Working in the labs of Whitehead Member Paul Matsudaira and MIT professor Douglas Lauffenburger, postdoctoral researcher Muhammad Zaman discovered that cells move quite differently in three dimensions. His study, which focused on human prostate tumor cells, appeared this week in the online early edition of Proceedings of the National Academy of Sciences.
"Two-dimensional assays ignore the obstacles that cells face in their natural contexts," explains Zaman, who recently became an assistant professor at the University of Texas at Austin. "In 3D, cells move through a thick jungle of fibers, or "vines"TM, that hinder forward progress."
Cells must either squeeze through or chop up these putative vines to get anywhere. As a result, they move slower in three dimensions.
In an interesting twist, all cells need at least some vines to move, as they latch onto the "branches" with claw-like proteins called integrins and pull themselves forward. When Zaman disabled some of these claws, in a manner analogous to certain anti-cancer drugs, the cells moving across the top of the jungle canopy (in two dimensions) needed a greater number of vines to keep up their pace, while cells plowing through the jungle instead needed vines chopped to maintain the same speed. The complexity of this situation is further increased in that the cells become dramatically sensitive to the stiffness of the vines when the integrins are disabled and consequently tend to squeeze through the vines rather than pushing them aside.
"Our findings help explain why two-dimensional assays for metastasis-inhibiting drugs do not effectively predict their effects in tissue," says Lauffenburger, who is director of MITâ€TMs Biological Engineering Division. He believes pharmaceutical companies will eventually use three-dimensional assays, accompanied by appropriate computational models such as that also recently published by Zaman (in Biophysical Journal in 2005), to determine how drugs affect metastasis.
But technology must improve before more complicated 3D studies are attempted. For his 3D work Zaman worked with one sample at a time, using a special confocal microscope at the Whitehead-MIT BioImaging Center. The microscope divided each specimen into virtual slices, generating a new stack of images every 15 minutes.
"It took me about a year to get enough data because the microscope wasnâ€TMt designed for high-throughput experiments," he says. Fortunately, the BioImaging Center has one of the most powerful sets of computers at MIT and the imaging processing and analysis went quite quickly.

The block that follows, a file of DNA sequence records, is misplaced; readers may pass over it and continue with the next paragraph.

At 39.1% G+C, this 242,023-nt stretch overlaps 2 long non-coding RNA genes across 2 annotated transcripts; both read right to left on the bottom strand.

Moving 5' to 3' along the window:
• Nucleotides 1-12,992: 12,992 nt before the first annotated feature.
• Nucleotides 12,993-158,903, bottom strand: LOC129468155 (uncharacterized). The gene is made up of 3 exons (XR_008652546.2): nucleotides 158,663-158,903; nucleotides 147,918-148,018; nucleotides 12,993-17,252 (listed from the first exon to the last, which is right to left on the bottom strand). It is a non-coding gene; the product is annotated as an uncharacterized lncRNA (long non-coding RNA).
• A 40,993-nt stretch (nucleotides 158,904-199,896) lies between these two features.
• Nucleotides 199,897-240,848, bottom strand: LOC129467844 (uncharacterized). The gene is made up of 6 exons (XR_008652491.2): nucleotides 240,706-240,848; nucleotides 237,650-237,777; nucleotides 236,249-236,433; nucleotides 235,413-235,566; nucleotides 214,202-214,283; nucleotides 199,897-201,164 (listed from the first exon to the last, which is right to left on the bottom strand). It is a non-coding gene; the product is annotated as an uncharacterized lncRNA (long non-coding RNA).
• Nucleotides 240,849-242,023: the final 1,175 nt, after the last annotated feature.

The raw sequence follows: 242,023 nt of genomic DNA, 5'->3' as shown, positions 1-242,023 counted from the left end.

"Muhammad was successful for two reasons," says Matsudaira. "His computational model predicted what would happen in virtual experiments and then he was able to go straight to test the predictions with these complicated 3D experiments. As a result, the sophisticated models of cell movement enhance our understanding of key biological processes, including metastasis."
David Cameron | EurekAlert!
Millions through license revenues
27.04.2017 | Rheinische Friedrich-Wilhelms-Universität Bonn
New High-Performance Center Translational Medical Engineering
26.04.2017 | Fraunhofer ITEM
More and more automobile companies are focusing on body parts made of carbon fiber reinforced plastics (CFRP). However, manufacturing and repair costs must be further reduced in order to make CFRP more economical in use. Together with the Volkswagen AG and five other partners in the project HolQueSt 3D, the Laser Zentrum Hannover e.V. (LZH) has developed laser processes for the automatic trimming, drilling and repair of three-dimensional components.
Automated manufacturing processes are the basis for ultimately establishing the series production of CFRP components. In the project HolQueSt 3D, the LZH has...
Reflecting the structure of composites found in nature and the ancient world, researchers at the University of Illinois at Urbana-Champaign have synthesized thin carbon nanotube (CNT) textiles that exhibit both high electrical conductivity and a level of toughness that is about fifty times higher than copper films, currently used in electronics.
"The structural robustness of thin metal films has significant importance for the reliable operation of smart skin and flexible electronics including...
The nearby, giant radio galaxy M87 hosts a supermassive black hole (BH) and is well-known for its bright jet dominating the spectrum over ten orders of magnitude in frequency. Due to its proximity, jet prominence, and the large black hole mass, M87 is the best laboratory for investigating the formation, acceleration, and collimation of relativistic jets. A research team led by Silke Britzen from the Max Planck Institute for Radio Astronomy in Bonn, Germany, has found strong indication for turbulent processes connecting the accretion disk and the jet of that galaxy providing insights into the longstanding problem of the origin of astrophysical jets.
Supermassive black holes form some of the most enigmatic phenomena in astrophysics. Their enormous energy output is supposed to be generated by the...
The probability to find a certain number of photons inside a laser pulse usually corresponds to a classical distribution of independent events, the so-called...
Microprocessors based on atomically thin materials hold the promise of the evolution of traditional processors as well as new applications in the field of flexible electronics. Now, a TU Wien research team led by Thomas Müller has made a breakthrough in this field as part of an ongoing research project.
Two-dimensional materials, or 2D materials for short, are extremely versatile, although – or often more precisely because – they are made up of just one or a...
20.04.2017 | Event News
18.04.2017 | Event News
03.04.2017 | Event News
27.04.2017 | Health and Medicine
27.04.2017 | Information Technology
26.04.2017 | Materials Sciences